plashing of the fountain, for the music from the chapel had ceased.
The storm burst in a glare and a peal. The rain fell in straight
lines and huge drops, which came faster and faster, drowning the
noise of the fountain, till the sound of it on the many roofs of the
place was like the trampling of an army of horsemen, and every spout
was gurgling musically with full throat. The one court was filled
with a clashing upon its pavement, and the other with a soft singing
upon its grass, with which mingled a sound as of little castanets
from the broad leaves of the water-lilies in the moat. Ever and anon
came the lightning, and the great bass of the thunder to fill up the
At the first thunderclap lady Margaret fell on her knees and prayed
in an agony for the little soul that had gone forth into the midst
of the storm. Like many women she had a horror of lightning and
thunder, and it never came into her mind that she who had so loved
to see the horse spout was far more likely to be revelling in the
elemental tumult, with all the added ecstasy of newborn freedom and
health, than to be trembling like her mortal mother below.
Dorothy was not afraid, but she was heavy and weary; the thunder
seemed to stun her and the lightning to take the power of motion
from the shut eyelids through which it shone. She lay without
moving, and at length fell fast asleep.
To the marquis alone of the mourners the storm came as a relief to
his overcharged spirit. He had again opened his New Testament, and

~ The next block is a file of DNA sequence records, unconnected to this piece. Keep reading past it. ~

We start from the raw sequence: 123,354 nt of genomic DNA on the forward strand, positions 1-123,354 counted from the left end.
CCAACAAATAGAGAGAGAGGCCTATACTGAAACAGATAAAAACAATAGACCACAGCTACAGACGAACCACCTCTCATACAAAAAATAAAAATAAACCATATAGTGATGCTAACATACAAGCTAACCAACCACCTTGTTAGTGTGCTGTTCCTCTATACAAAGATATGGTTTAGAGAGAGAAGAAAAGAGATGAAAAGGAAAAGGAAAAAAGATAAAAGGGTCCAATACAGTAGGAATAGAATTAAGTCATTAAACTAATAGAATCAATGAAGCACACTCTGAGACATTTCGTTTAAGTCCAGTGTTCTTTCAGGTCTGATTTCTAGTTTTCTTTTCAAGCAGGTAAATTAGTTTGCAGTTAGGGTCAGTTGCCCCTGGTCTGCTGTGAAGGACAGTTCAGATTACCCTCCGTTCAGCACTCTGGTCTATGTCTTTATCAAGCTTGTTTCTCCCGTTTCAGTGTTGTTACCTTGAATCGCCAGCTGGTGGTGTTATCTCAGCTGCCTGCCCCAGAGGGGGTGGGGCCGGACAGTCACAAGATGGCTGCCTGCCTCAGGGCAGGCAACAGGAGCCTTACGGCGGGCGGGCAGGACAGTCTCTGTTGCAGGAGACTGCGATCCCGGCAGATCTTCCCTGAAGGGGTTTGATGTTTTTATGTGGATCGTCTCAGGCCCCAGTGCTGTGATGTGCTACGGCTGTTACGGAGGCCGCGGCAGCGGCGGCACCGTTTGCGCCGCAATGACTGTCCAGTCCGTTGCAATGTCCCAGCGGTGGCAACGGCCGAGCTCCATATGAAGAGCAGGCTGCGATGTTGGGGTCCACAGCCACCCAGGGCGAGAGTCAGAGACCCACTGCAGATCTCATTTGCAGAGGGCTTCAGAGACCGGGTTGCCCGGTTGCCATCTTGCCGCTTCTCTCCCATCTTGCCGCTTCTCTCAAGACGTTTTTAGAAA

tried to read; but if the truths which alone can comfort are not at
such a time present to the spirit, the words that embody them will
seldom be of much avail. When the thunder burst he closed the book
and went to the window, flung it wide, and looked out into the
court. Like a tide from the plains of innocent heaven through the
sultry passionate air of the world, came the coolness to his brow
and heart. Oxygen, ozone, nitrogen, water, carbonic acid, is it?
Doubtless--and other things, perhaps, which chemistry cannot
detect. Nevertheless, give its parts what names you will, its whole
is yet the wind of the living God to the bodies of men, his spirit
to their spirits, his breath to their hearts. When I learn that
there is no primal intent--only chance--in the unspeakable joy that
it gives, I shall cease to believe in poetry, in music, in woman, in
God. Nay, I must have already ceased to believe in God ere I could
believe that the wind that bloweth where it listeth is free because
God hath forgotten it, and that it bears from him no message to me.